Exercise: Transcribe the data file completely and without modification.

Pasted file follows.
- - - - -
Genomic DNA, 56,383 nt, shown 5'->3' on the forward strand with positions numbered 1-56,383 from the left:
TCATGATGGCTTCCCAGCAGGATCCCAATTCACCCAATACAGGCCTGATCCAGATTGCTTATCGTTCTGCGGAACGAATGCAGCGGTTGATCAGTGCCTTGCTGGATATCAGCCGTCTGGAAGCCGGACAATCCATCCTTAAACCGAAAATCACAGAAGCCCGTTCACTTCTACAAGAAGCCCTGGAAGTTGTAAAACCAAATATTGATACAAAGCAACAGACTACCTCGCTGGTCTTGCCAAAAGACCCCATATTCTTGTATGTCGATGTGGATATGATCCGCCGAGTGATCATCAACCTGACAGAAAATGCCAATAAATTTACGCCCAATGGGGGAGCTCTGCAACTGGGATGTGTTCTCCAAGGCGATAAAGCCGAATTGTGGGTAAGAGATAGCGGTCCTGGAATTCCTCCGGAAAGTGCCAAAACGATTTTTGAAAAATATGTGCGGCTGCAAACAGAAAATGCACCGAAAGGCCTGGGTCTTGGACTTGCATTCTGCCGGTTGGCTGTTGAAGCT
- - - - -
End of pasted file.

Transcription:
Genomic DNA, 56,383 nt, shown 5'->3' on the forward strand with positions numbered 1-56,383 from the left:
TCATGATGGCTTCCCAGCAGGATCCCAATTCACCCAATACAGGCCTGATCCAGATTGCTTATCGTTCTGCGGAACGAATGCAGCGGTTGATCAGTGCCTTGCTGGATATCAGCCGTCTGGAAGCCGGACAATCCATCCTTAAACCGAAAATCACAGAAGCCCGTTCACTTCTACAAGAAGCCCTGGAAGTTGTAAAACCAAATATTGATACAAAGCAACAGACTACCTCGCTGGTCTTGCCAAAAGACCCCATATTCTTGTATGTCGATGTGGATATGATCCGCCGAGTGATCATCAACCTGACAGAAAATGCCAATAAATTTACGCCCAATGGGGGAGCTCTGCAACTGGGATGTGTTCTCCAAGGCGATAAAGCCGAATTGTGGGTAAGAGATAGCGGTCCTGGAATTCCTCCGGAAAGTGCCAAAACGATTTTTGAAAAATATGTGCGGCTGCAAACAGAAAATGCACCGAAAGGCCTGGGTCTTGGACTTGCATTCTGCCGGTTGGCTGTTGAAGCT